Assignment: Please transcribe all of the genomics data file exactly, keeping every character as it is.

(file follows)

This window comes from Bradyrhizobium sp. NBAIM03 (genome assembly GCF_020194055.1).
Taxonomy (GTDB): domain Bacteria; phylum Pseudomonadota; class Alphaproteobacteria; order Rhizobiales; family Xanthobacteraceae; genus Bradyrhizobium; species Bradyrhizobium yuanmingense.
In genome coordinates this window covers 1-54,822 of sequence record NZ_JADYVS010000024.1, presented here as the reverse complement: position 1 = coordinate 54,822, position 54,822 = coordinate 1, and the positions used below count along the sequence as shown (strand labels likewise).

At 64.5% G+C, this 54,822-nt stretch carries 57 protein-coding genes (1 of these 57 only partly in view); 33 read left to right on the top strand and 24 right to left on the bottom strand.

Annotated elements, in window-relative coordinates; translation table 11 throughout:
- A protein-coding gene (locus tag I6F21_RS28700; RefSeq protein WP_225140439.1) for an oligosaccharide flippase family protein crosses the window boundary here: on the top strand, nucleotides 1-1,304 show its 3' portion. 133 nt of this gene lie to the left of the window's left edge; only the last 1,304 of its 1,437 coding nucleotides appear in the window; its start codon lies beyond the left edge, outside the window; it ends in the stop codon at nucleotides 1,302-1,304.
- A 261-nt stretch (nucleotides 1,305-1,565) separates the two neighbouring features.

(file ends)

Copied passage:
This window comes from Bradyrhizobium sp. NBAIM03 (genome assembly GCF_020194055.1).
Taxonomy (GTDB): domain Bacteria; phylum Pseudomonadota; class Alphaproteobacteria; order Rhizobiales; family Xanthobacteraceae; genus Bradyrhizobium; species Bradyrhizobium yuanmingense.
In genome coordinates this window covers 1-54,822 of sequence record NZ_JADYVS010000024.1, presented here as the reverse complement: position 1 = coordinate 54,822, position 54,822 = coordinate 1, and the positions used below count along the sequence as shown (strand labels likewise).

At 64.5% G+C, this 54,822-nt stretch carries 57 protein-coding genes (1 of these 57 only partly in view); 33 read left to right on the top strand and 24 right to left on the bottom strand.

Annotated elements, in window-relative coordinates; translation table 11 throughout:
- A protein-coding gene (locus tag I6F21_RS28700; RefSeq protein WP_225140439.1) for an oligosaccharide flippase family protein crosses the window boundary here: on the top strand, nucleotides 1-1,304 show its 3' portion. 133 nt of this gene lie to the left of the window's left edge; only the last 1,304 of its 1,437 coding nucleotides appear in the window; its start codon lies beyond the left edge, outside the window; it ends in the stop codon at nucleotides 1,302-1,304.
- A 261-nt stretch (nucleotides 1,305-1,565) separates the two neighbouring features.